Below are the widely accepted early warning signs of Parkinson's Disease. Having a symptom doesn't mean you have the disease; however, if you notice several symptoms, it might be worth consulting a neurologist to be sure.
1) Loss of sense of smell.
This is one of the oddest, least-known, and often earliest signs of Parkinson's disease, but it almost always goes unrecognized until later.
Patients say they were at a party, and everyone was remarking on how strong a woman's perfume was, and they couldn't smell it.
2) Trouble sleeping.
Neurologists stay alert for a sleep condition known as rapid-eye-movement behavior disorder (RBD), in which people essentially act out their dreams during REM sleep, the deepest stage of sleep. People with RBD may shout, kick, or grind their teeth.
3) Constipation and other bowel and bladder problems.
One of the most common early signs of Parkinson's - and most overlooked, since there are many possible causes - is constipation and gas. This results because Parkinson's can affect the autonomic nervous system, which regulates the activity of smooth muscles such as those that work the bowels and bladder.
4) Lack of facial expression.
Loss of dopamine can affect the facial muscles, making them stiff and slow and resulting in a characteristic lack of expression. The term "Parkinson's mask" is a term used to describe the extreme form of this condition, but that doesn't come until later.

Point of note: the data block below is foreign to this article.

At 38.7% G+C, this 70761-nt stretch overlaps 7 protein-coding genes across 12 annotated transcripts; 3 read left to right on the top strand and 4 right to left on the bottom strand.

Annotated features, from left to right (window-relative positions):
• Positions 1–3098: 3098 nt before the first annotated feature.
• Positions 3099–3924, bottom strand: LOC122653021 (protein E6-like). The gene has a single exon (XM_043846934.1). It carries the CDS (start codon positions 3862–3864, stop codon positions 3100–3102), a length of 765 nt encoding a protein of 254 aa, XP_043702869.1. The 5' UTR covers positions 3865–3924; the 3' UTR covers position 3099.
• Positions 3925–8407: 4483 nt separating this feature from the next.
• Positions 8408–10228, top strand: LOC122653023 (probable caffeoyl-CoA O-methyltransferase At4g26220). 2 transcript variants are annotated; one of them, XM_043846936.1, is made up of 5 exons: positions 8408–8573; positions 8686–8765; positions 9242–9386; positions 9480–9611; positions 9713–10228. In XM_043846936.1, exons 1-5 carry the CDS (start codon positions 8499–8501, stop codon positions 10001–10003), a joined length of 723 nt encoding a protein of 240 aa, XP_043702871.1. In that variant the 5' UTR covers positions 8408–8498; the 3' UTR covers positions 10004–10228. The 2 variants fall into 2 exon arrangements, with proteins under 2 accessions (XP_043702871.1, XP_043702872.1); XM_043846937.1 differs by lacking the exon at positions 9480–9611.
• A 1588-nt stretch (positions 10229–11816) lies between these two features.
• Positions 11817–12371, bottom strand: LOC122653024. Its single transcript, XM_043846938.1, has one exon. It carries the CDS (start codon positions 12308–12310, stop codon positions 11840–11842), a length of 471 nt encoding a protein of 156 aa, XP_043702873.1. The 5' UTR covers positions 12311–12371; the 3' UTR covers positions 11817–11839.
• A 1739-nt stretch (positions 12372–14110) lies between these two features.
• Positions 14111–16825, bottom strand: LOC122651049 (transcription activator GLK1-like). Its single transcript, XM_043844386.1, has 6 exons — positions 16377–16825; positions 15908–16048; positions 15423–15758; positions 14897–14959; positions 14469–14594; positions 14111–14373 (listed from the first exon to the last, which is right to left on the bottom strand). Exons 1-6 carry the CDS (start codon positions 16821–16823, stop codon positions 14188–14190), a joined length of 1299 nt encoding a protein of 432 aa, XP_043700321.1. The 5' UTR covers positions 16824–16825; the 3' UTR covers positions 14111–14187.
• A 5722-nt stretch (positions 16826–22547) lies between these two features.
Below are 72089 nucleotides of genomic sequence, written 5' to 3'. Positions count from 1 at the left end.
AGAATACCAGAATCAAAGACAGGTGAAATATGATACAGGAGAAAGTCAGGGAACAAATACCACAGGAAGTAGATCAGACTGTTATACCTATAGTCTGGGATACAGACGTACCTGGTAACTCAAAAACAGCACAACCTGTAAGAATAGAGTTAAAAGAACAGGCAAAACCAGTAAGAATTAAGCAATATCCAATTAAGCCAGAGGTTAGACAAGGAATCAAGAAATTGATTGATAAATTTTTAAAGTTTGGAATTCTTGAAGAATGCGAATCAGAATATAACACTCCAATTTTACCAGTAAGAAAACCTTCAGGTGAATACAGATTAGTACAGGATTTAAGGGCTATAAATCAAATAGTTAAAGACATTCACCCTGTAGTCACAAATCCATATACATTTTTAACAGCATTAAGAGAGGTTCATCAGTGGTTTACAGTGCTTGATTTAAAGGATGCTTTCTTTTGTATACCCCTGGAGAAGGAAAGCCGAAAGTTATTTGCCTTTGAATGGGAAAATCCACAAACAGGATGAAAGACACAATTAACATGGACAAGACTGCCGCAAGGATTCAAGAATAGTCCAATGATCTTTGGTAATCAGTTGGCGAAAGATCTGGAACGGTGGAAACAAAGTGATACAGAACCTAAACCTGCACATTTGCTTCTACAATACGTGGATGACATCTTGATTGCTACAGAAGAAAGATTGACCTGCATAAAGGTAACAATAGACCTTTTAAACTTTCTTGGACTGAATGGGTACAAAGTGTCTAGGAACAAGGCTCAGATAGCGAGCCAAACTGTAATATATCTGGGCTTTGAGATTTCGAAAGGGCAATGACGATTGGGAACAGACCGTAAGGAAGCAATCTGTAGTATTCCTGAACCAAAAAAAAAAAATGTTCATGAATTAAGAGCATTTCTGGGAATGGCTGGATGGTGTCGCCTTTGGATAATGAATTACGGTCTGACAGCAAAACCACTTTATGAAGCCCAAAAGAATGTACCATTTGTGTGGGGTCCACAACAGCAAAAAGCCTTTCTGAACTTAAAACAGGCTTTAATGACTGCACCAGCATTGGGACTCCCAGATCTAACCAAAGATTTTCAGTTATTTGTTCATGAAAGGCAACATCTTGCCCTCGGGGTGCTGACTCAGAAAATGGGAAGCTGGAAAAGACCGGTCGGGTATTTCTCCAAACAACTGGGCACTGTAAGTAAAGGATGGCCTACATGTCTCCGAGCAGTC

5) Persistent neck pain.
This sign is particularly common in women, who have reported it as the third-most-common warning sign they noticed (after tremor and stiffness) in surveys about how they first became aware of the disease.
6) Slow, cramped handwriting.
One of the symptoms of Parkinson's, known as bradykinesia, is the slowing down and loss of spontaneous and routine movement. Handwriting is one of the most common places bradykinesia shows up.
7) Changes in voice and speech.
As the brain signals and muscles that control speech are affected by Parkinson's, a person's voice begins to change, often becoming much softer and more monotone. This is frequently one of the first early signs of Parkinson's that family and friends notice, often long before the patient becomes aware of it.
8) The arm doesn't swing freely.
"Reduced arm swing" is how doctors describe this symptom, but that doesn't fully capture what some Parkinson's patients first remember noticing. Instead, think of this sign as a subtle stiffness and reduced range of motion: reaching for a vase on the highest shelf or stretching out to return a serve in tennis and noticing the arm won't extend as far.
9) Changes in mood and personality.
Experts aren't sure why, but there are a variety of related personality changes that come with Parkinson's, including pronounced anxiety in new situations, social withdrawal, and depression.
10) Excessive sweating.
When Parkinson's affects the autonomic nervous system, it loses its ability to regulate the body, which can cause changes in the skin and sweat glands. Some people find themselves sweating uncontrollably when there's no apparent reason, such as heat or anxiety.
If you or a loved one have most of the early symptoms, you may want to see a doctor to rule out other possibilities and to begin choosing your plan of action.
You have options to explore. While there is currently no cure for Parkinson's Disease, there are medications that can drastically help manage the symptoms. Surgery or brain stimulation may also be options. Consult with your doctor and research the Mayo Clinic for the latest information.
To learn common myths about Parkinson's, go here.